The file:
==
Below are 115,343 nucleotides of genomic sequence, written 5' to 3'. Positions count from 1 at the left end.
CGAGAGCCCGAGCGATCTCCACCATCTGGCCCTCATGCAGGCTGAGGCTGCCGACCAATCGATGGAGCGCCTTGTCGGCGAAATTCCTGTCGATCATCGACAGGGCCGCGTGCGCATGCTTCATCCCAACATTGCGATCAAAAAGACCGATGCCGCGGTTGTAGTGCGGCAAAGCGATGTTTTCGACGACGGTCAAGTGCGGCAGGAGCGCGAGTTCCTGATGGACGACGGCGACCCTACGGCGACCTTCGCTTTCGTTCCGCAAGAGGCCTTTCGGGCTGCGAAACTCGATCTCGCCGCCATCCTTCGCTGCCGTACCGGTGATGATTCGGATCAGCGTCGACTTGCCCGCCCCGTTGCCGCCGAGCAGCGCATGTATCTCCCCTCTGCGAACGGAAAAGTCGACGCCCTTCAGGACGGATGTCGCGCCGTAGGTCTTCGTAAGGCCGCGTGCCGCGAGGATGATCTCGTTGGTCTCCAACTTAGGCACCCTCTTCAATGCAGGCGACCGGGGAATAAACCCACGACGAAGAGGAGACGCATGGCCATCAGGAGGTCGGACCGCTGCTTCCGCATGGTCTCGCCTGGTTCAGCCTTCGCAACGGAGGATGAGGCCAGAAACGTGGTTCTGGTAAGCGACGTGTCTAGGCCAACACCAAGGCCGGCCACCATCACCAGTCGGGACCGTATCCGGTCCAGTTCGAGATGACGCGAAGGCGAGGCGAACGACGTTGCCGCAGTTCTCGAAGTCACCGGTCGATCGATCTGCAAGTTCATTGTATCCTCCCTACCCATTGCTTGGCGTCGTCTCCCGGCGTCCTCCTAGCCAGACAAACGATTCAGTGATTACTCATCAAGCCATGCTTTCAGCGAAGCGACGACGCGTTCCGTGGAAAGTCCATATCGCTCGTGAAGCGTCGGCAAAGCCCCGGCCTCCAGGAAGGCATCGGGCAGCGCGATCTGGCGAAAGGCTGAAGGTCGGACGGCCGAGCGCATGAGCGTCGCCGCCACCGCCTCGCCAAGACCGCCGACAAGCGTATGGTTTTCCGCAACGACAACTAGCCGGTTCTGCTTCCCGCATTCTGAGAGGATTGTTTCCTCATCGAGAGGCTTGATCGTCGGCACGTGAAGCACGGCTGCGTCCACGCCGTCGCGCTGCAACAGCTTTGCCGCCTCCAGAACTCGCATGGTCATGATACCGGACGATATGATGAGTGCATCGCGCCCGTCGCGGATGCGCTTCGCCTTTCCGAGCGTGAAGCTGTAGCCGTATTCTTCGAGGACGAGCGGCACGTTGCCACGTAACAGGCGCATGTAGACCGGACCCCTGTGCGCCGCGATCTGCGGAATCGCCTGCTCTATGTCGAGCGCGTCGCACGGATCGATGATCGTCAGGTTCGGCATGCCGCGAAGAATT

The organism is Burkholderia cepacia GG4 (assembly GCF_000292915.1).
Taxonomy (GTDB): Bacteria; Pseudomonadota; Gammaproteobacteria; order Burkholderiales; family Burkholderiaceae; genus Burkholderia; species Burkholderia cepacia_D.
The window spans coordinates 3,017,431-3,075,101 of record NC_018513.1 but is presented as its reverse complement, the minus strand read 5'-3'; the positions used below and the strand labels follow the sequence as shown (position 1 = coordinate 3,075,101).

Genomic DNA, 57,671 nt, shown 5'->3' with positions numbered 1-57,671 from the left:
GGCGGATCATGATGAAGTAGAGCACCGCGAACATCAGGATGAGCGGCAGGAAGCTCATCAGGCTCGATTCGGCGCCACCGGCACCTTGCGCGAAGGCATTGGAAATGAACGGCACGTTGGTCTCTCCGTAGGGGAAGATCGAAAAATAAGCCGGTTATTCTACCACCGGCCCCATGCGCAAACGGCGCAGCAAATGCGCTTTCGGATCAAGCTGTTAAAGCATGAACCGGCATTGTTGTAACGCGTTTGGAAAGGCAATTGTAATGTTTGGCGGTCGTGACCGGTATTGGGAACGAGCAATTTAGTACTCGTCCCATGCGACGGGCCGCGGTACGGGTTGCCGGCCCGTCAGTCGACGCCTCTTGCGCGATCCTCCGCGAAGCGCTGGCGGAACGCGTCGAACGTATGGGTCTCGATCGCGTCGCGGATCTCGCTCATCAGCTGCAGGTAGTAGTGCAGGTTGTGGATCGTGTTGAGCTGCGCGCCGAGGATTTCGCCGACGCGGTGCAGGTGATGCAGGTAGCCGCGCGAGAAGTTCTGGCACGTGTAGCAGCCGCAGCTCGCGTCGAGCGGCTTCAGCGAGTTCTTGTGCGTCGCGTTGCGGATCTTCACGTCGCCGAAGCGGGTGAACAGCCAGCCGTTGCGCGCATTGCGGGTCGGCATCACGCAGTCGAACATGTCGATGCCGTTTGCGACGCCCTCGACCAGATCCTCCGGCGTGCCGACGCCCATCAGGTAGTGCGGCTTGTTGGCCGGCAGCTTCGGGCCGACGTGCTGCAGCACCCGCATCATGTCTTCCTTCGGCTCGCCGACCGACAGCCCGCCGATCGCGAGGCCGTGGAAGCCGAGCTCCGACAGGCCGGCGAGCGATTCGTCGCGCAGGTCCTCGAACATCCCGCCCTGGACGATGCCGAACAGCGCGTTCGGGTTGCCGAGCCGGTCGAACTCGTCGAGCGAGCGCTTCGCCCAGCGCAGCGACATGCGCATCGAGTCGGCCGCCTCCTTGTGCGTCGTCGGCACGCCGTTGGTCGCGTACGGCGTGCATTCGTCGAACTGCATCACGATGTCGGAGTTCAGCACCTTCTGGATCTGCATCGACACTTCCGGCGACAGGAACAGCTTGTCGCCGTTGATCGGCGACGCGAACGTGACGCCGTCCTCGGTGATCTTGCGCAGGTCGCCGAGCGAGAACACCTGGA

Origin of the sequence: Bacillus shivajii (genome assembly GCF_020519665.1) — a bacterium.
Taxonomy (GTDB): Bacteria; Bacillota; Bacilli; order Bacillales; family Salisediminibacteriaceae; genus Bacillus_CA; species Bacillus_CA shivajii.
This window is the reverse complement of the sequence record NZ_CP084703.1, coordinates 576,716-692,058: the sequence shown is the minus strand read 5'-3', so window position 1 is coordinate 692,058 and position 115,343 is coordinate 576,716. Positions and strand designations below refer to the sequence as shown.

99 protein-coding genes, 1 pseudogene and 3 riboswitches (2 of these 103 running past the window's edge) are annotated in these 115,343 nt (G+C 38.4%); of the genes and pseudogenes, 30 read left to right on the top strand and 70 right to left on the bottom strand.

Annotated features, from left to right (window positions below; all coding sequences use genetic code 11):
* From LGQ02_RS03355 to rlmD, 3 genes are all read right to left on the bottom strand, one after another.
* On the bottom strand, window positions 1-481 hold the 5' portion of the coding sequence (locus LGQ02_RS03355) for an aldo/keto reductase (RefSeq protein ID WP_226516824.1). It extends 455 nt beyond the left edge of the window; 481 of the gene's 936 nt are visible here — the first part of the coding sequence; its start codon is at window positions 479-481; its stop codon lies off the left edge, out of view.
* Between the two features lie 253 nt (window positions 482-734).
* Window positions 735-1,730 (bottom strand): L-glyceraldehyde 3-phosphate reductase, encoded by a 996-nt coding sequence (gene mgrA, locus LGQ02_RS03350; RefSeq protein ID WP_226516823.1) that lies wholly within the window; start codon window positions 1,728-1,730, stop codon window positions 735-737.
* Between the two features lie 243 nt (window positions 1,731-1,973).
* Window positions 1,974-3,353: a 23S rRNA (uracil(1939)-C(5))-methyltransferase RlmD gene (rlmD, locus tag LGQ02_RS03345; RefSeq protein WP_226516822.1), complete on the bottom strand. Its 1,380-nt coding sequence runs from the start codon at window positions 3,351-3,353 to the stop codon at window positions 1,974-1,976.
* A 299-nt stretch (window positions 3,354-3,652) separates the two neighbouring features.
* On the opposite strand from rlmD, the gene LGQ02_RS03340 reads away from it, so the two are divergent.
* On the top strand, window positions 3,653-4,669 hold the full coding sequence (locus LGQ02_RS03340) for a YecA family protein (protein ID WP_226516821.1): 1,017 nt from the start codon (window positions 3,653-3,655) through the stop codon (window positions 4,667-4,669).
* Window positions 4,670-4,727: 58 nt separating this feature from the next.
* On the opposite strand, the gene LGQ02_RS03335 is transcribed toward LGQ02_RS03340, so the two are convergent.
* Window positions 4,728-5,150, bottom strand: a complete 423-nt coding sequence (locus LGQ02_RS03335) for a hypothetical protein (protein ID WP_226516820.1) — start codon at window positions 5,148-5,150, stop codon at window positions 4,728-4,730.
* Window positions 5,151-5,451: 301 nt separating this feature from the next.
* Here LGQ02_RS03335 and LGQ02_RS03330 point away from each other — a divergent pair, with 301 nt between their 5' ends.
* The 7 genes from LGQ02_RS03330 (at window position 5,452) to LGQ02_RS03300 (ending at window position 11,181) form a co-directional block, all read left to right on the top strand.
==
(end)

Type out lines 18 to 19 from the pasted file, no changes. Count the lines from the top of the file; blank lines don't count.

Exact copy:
* Window positions 1,974-3,353: a 23S rRNA (uracil(1939)-C(5))-methyltransferase RlmD gene (rlmD, locus tag LGQ02_RS03345; RefSeq protein WP_226516822.1), complete on the bottom strand. Its 1,380-nt coding sequence runs from the start codon at window positions 3,351-3,353 to the stop codon at window positions 1,974-1,976.
* A 299-nt stretch (window positions 3,354-3,652) separates the two neighbouring features.